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Animatronic Snake: Anaconda
Columbia Pictures was planning to make Anaconda, a feature film starring Jennifer Lopez, Ice Cube, and Jon Voight. The story revolved around the legend of a giant snake and what happens when a documentary crew actually finds it. The script was inspired by real-life discoveries of increasingly larger snakes – some reaching well over 35 feet – that have even swallowed humans.
Knowing that the use of a real snake was out of the question (the last thing a snake would do is move on cue), the studio enlisted Walt and his company, Edge Innovations, to create the title characters of the film.
The most daunting animatronic challenge has to be replicating a snake. Achieving that characteristic sinuous movement requires a large number of individually controlled joints, all packaged in a long and very slender form. Even if a snake can be built, how do you control dozens of joints so that the snake can “perform” live with actors in the unpredictable environment of a film set?
The 40 ft. long animatronic snake the Edge team created is an extraordinary achievement in engineering. The final configuration included 60 dual-axis hydraulically powered joints for a total of 120 degrees of freedom (DOF). It isn’t just the sheer number of joints that makes the snake such an accomplishment, but the fact that the joints are all serially linked. In such a chain each joint is affected by all the joints upstream, so depending on the snake’s configuration, the base joints can see extremely large changes in inertia and reflected dynamic loads. The control system has to be capable of handling this large range of dynamic loads while delivering very slow, smooth movement, as well as high-speed “strikes.”
The requirement of fitting so many joints inside such a slender form factor posed a huge engineering challenge. The usual approach of using commercially available actuators and servo-valves was not an option because of space constraints. Instead, the engineering team had to develop a highly integrated and custom design that combined structural and hydraulic functions. Each link served as a structural member as well as the body of two high performance servo-valves. In addition, 20 different size cylinders and dozens of styles of hydraulic fittings had to be custom designed. In the end, each of the 60 links contained almost 200 custom mechanical parts.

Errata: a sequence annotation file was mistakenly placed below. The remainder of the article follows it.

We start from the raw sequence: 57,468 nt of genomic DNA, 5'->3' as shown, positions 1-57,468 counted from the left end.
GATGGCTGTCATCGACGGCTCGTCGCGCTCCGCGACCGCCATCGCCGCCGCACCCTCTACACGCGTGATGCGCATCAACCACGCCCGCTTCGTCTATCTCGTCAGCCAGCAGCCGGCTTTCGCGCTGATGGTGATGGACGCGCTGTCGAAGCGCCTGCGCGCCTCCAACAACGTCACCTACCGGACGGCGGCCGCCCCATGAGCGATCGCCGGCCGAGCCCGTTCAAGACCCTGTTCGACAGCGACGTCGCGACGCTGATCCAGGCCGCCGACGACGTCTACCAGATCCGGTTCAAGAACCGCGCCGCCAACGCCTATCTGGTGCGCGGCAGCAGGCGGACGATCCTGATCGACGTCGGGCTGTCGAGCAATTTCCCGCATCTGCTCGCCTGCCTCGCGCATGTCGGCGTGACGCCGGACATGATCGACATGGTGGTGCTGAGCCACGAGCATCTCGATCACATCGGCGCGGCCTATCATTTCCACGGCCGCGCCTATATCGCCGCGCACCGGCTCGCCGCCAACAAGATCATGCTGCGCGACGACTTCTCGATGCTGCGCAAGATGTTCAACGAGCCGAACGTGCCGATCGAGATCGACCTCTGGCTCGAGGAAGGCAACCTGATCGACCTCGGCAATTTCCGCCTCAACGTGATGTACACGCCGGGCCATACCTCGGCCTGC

Wiring and plumbing also proved a great challenge. The snake’s 480 analog channels were connected to the control system using over 40 miles of custom wire. And because much of the film’s action takes place in the water, all elements inside the snake had to be waterproof.
At the time the snake was built there was no control system capable of controlling this 120-axis robot. So the Edge team built a real-time control system from the ground up. The system consisted of 60 Digital Signal Processor (DSP) cards and seven Pentium processors. The DSP cards performed geometric transformations and closed the control loop for each link, while the Pentium processors coordinated the commands across all links. All software was written from scratch.
Beyond controlling the snake, the Edge team also had to develop a “performance” system that allowed the snake to adapt to variations in an actor’s performance. No two takes are ever exactly the same. Animatronic characters are usually “performed” live by a group of puppeteers each controlling a few functions and all working together in a coordinated fashion. In the case of a snake with 120 axes, however, this was impossible. To meet the challenge a custom system was developed that combined splining software with a “time slider,” thereby allowing a single person to synchronize the timing of the snake’s performance with the actor’s pacing while the cameras rolled.
The engineering achievement of the snake ratchets up even further when one considers it was developed in only seven months (by a team of 80), from concept to delivery. It is a powerful testament to what a focused and motivated team of talented individuals can accomplish in a short amount of time.
The animatronic anaconda was widely lauded by both popular media and engineering trade journals throughout the world. To this day the snake remains the most complex, serially linked robot in the world.